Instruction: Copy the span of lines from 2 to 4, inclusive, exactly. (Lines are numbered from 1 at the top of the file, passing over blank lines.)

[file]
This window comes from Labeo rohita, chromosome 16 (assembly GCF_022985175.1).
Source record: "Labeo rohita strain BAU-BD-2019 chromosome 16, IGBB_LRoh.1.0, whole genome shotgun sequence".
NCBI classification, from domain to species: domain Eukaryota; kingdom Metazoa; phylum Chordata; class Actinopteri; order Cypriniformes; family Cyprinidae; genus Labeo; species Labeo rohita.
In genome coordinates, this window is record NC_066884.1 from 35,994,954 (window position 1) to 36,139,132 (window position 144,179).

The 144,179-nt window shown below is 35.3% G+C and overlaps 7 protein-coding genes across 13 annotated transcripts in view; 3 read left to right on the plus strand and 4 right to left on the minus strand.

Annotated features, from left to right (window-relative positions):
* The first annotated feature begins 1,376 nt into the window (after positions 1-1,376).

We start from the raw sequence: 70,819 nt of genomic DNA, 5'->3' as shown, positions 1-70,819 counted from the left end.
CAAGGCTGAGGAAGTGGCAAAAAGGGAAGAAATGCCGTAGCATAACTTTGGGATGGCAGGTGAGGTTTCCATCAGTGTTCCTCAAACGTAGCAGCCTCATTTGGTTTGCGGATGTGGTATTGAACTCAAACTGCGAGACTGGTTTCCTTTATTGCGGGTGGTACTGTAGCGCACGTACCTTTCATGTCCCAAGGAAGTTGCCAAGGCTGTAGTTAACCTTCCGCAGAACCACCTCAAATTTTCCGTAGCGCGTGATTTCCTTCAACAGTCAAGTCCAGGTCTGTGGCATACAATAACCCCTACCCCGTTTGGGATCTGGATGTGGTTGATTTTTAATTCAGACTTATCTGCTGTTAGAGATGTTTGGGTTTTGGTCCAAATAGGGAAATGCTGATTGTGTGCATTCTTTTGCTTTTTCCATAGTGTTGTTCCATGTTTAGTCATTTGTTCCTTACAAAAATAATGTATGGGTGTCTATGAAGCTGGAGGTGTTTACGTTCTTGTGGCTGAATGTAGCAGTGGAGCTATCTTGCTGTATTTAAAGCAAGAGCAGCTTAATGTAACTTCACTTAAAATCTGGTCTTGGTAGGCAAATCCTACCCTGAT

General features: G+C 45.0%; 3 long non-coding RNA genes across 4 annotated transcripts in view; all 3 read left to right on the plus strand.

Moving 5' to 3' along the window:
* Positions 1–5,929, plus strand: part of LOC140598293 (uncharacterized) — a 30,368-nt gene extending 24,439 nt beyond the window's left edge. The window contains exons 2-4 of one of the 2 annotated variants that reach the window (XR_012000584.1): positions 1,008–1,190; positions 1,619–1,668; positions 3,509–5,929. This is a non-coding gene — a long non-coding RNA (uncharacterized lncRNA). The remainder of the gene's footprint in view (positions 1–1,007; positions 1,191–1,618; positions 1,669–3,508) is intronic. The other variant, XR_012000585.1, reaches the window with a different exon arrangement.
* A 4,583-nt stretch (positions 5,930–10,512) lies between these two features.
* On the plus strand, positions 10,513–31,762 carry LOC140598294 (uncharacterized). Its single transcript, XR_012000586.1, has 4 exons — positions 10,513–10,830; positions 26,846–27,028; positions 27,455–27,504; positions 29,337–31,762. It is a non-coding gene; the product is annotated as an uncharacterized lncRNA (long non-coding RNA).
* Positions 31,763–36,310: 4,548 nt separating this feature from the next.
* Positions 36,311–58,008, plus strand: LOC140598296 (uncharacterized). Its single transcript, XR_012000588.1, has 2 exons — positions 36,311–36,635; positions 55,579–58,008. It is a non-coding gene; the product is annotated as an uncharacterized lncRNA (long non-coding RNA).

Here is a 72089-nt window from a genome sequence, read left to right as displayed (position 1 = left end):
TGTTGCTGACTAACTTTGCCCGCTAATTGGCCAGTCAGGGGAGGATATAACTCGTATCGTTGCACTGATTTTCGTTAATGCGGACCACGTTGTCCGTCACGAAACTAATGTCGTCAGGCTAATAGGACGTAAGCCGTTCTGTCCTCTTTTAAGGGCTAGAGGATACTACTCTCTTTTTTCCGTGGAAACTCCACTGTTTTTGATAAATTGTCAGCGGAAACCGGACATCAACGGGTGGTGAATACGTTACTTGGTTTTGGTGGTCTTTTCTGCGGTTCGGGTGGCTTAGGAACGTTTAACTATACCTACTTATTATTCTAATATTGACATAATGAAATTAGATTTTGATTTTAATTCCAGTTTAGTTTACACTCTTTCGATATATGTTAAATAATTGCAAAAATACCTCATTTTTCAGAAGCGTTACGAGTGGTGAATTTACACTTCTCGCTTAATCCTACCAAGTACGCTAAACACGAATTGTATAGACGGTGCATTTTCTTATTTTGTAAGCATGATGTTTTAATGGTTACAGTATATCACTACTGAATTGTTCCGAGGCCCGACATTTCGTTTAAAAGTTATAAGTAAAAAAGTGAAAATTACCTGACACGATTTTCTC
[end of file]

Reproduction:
Source record: "Labeo rohita strain BAU-BD-2019 chromosome 16, IGBB_LRoh.1.0, whole genome shotgun sequence".
NCBI classification, from domain to species: domain Eukaryota; kingdom Metazoa; phylum Chordata; class Actinopteri; order Cypriniformes; family Cyprinidae; genus Labeo; species Labeo rohita.
In genome coordinates, this window is record NC_066884.1 from 35,994,954 (window position 1) to 36,139,132 (window position 144,179).